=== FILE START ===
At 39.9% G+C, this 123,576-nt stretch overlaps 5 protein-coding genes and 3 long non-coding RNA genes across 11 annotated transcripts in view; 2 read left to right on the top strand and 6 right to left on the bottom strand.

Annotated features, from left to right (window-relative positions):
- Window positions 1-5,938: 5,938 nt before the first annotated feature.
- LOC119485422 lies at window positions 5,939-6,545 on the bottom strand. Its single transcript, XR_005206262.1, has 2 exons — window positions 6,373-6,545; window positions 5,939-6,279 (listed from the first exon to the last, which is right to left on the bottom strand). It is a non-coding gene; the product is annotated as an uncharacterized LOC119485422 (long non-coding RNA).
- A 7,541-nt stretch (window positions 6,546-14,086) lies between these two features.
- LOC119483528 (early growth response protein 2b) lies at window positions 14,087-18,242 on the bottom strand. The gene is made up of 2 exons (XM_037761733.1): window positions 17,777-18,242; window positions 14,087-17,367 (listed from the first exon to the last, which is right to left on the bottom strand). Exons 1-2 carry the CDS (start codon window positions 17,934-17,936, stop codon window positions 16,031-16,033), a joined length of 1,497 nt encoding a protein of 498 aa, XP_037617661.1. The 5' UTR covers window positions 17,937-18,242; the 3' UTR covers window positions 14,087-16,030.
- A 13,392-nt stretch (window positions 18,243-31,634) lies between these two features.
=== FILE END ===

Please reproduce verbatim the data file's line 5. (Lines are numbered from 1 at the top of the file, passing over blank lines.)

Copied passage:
- A 7,541-nt stretch (window positions 6,546-14,086) lies between these two features.